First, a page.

OK, after the recent Super Bowl snowfall that blasted the Chicago area, you probably don’t want to think about snow.
But coming up Saturday is the 25th anniversary of the snowstorm that massacred the Chicago area on St. Valentine’s Day.
For those who don’t remember the details, this Los Angeles Times file story had a breathless headline: “Howling Snowstorm Paralyzes Chicago Traffic.”
It was followed by a dramatic lead – “A howling, blinding snowstorm blew into the Windy City paralyzing air traffic, reducing rush hour auto traffic to a crawl and stranding couples out on the town to celebrate Valentine's Day.
“At one point early in the evening, weather gauges were recording snow falling at an inch an hour with 7 inches on the ground. Snow plows were powerless to keep streets clear of the accumulating snow, and forecasters described conditions for the rest of the night as unpredictable with more than a foot of snow possible by morning.
“O'Hare International Airport closed at about 7:30 p.m. when an American Airlines jet bound for Zurich slid off the one open runway as it attempted to take off. None of the 146 passengers and crew were injured.
“Air traffic was not the only problem for commuters. At least one commuter train derailed as it attempted to leave Union Station.
“Expressways and surface streets were still crowded more than three hours after the evening rush is normally over. The ride from O'Hare to downtown, normally a 30- to 45-minute trip during rush hour, took up to three hours.
“Traffic at major expressway exits was backed up more than two miles, and some streets were blocked by abandoned and stalled cars and multi-vehicle accidents.’’
OK, that’s enough of that. We just went through some of that a couple of Sundays ago.
The fact that it happened on a holiday has many people remembering what they were doing that day. If you are 30 or older, you probably have some stories to share from that day. Most of them will probably be tales of misery.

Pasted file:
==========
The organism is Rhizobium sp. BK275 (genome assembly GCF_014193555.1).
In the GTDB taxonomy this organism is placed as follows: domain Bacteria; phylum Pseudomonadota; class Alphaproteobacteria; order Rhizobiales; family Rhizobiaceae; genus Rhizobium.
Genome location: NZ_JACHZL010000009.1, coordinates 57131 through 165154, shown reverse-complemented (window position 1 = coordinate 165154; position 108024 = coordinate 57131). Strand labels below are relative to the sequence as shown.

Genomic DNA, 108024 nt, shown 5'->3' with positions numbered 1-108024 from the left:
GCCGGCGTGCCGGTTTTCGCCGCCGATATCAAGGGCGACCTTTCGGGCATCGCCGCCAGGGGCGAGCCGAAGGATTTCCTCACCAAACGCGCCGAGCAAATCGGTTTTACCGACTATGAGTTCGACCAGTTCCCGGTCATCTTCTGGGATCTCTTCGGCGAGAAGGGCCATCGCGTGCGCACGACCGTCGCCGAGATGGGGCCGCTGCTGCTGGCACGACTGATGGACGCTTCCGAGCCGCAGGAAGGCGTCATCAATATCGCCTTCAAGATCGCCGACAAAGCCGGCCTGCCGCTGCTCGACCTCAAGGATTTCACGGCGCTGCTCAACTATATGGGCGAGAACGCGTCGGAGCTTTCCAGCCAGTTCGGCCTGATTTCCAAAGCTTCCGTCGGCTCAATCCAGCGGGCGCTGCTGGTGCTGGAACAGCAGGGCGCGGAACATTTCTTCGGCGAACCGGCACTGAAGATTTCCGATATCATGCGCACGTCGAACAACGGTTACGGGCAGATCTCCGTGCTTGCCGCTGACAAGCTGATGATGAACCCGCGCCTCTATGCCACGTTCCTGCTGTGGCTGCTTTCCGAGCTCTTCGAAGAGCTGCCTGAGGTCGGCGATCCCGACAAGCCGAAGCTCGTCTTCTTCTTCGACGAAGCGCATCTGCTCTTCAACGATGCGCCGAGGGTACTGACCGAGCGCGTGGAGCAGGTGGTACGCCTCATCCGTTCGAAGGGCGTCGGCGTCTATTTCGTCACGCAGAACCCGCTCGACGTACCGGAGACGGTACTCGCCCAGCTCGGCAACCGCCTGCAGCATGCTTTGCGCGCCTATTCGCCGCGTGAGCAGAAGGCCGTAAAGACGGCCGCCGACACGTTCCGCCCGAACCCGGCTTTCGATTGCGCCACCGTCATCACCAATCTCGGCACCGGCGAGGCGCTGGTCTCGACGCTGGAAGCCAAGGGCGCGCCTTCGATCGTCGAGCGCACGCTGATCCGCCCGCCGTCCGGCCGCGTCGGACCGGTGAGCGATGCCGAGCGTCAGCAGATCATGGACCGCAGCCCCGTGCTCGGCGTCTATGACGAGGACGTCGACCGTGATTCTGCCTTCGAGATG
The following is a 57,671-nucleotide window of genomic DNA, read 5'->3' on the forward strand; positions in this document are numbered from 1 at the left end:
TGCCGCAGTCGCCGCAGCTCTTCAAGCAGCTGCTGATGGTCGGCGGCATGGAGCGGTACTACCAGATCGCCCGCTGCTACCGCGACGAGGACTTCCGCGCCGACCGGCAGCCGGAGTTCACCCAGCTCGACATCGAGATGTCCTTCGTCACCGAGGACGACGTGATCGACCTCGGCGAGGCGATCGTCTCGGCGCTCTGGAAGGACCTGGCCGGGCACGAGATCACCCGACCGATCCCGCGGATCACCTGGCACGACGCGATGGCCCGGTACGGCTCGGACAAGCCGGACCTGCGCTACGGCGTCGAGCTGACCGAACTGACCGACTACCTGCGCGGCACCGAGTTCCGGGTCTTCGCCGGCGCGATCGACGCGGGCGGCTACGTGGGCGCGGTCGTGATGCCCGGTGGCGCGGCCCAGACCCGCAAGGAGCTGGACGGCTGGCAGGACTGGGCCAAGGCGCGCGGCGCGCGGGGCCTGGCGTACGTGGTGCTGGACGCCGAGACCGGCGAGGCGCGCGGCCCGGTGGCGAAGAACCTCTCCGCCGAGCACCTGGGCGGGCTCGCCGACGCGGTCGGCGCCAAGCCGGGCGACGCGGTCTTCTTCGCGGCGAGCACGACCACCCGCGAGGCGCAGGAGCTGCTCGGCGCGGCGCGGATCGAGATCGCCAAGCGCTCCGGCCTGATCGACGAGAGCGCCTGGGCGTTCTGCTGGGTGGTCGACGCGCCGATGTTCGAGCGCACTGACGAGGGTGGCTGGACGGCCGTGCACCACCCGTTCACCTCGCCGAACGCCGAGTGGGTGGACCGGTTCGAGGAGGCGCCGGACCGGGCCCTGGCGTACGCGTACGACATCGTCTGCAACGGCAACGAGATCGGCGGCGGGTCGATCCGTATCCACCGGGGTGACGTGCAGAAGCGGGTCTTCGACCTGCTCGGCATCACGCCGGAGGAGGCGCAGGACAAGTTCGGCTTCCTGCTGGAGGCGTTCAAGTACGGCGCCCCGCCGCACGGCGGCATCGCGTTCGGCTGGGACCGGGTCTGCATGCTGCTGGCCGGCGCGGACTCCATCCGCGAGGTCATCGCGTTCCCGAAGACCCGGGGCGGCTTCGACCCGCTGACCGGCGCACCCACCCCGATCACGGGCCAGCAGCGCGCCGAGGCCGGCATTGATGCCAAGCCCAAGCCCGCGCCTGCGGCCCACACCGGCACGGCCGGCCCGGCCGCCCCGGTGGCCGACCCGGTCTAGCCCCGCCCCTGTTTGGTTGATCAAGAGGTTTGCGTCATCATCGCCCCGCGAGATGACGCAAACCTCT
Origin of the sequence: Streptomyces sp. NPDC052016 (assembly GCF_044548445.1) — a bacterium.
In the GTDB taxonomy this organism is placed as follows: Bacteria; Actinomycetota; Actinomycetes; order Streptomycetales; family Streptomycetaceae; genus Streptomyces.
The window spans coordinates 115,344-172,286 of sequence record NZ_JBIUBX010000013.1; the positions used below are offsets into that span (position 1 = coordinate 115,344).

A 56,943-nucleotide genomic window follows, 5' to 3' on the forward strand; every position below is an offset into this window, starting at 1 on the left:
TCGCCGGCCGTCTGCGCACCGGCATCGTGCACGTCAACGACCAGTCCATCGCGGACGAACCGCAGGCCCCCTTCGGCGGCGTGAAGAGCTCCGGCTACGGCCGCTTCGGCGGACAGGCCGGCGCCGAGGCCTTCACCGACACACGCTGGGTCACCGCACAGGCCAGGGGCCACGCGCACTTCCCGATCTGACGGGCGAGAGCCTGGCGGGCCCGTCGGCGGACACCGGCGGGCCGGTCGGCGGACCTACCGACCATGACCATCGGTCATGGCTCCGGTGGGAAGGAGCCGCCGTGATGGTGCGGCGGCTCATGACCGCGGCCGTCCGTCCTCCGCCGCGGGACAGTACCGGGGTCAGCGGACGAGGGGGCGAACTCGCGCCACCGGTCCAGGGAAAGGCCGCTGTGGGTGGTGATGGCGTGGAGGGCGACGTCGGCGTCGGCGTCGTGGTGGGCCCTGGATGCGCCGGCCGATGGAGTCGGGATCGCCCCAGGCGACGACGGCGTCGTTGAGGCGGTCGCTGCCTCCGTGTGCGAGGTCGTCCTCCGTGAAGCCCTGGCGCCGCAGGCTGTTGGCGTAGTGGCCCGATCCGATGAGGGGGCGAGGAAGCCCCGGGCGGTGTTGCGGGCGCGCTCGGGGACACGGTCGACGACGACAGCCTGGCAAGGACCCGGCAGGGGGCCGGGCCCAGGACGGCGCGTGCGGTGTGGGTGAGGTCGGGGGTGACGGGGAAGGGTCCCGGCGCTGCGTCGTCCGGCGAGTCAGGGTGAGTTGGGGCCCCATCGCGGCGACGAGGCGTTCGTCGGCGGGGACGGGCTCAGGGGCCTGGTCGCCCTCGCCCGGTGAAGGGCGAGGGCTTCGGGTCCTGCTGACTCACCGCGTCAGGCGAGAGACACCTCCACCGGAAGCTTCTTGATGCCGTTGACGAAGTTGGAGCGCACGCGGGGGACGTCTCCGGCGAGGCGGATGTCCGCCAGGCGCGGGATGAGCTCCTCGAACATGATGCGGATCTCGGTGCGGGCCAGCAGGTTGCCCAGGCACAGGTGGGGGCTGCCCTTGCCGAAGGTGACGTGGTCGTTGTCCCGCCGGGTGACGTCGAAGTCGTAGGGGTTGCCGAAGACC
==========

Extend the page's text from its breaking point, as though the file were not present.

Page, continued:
As for me?
While it was howling and blinding outside, I was inside a warm, dry banquet room talking to a man whose family has a long history with golf. Some people were cursing a blue streak stuck in traffic for hours on highways and I was trying lobster for the first time in my life.
I was working with the Northwest Herald based in Crystal Lake and the Dye family decided to invest some of their money in a nearly golf course – the Golf Club of Illinois in Algonquin.
Even casual golfers know the name Pete Dye, who has designed courses all over the world and some of them have unique names such as Crooked Stick and Ruffled Feathers.
Television usually makes things look bigger than they actually are but anyone who had been to the Indianapolis Motor Speedway are usually amazed at just how big the infield is. It’s so big, it has an 18-hole golf course inside of it called the Brickyard Crossing. It was designed by Pete Dye.
Pete’s oldest son, Perry has a nice resume, too. He worked on tons of courses and helped oversee the family business branch out overseas. Perry has been a major factor in bringing the Dye Designs brand to Taiwan, Thailand, Japan, Korea, Australia, Austria, Spain, Germany, Brazil, Mexico, Guatemala, Panama and Honduras.
But on Feb. 14, 1990, he hung out in Algonquin on a historically snowy night.
Perry Dye was scheduled to represent the family at a big wing-ding at the GCI’s clubhouse to celebrate purchasing the club. He had a private plane fly him in so he made it.
Our office was just a few minutes away from the club, so I made it – although it took a lot longer than usual.
So it was just me, Perry Dye, a bunch of waiters/cooks etc., a handful of guests and a lot of fancy food. They decided to go ahead with the event for the few of us there and hold another gathering at a future date.
I don’t know a ton about golf and even less about course designs, but I spent a half hour talking with the man about some of the changes that were going to be made about the course and about his family. It was a fun conversation. He obviously knew his stuff and conveyed his craft in a way that was interesting even to a novice.
The Dyes plan was to attract the interest of more women and junior golfers.
Anyway, once we were done gabbing, there was a roomful of fancy food to be sampled and I was ready to try new things. I’m not a seafood guy, but on this night…
I had some lobster which pretty much tasted like the garlic butter that they put on it. I tried crab. Naaaah.
There was this big ol’ dead fish with its head and eye looking at me toward the left, its tail to the right and in the middle where his stomach ought to be was cut up stuff that I assume we were supposed to eat.
I passed on that one.
But there was other food from steaks to desserts and I left full as I drove a looooong short trip back to the office in the messy weather. Later, at about midnight or so, the drive home was no picnic, either.
So, for those of you old enough to remember Valentine’s Day a quarter of a century ago, Happy Anniversary.
Mine was to Dye for.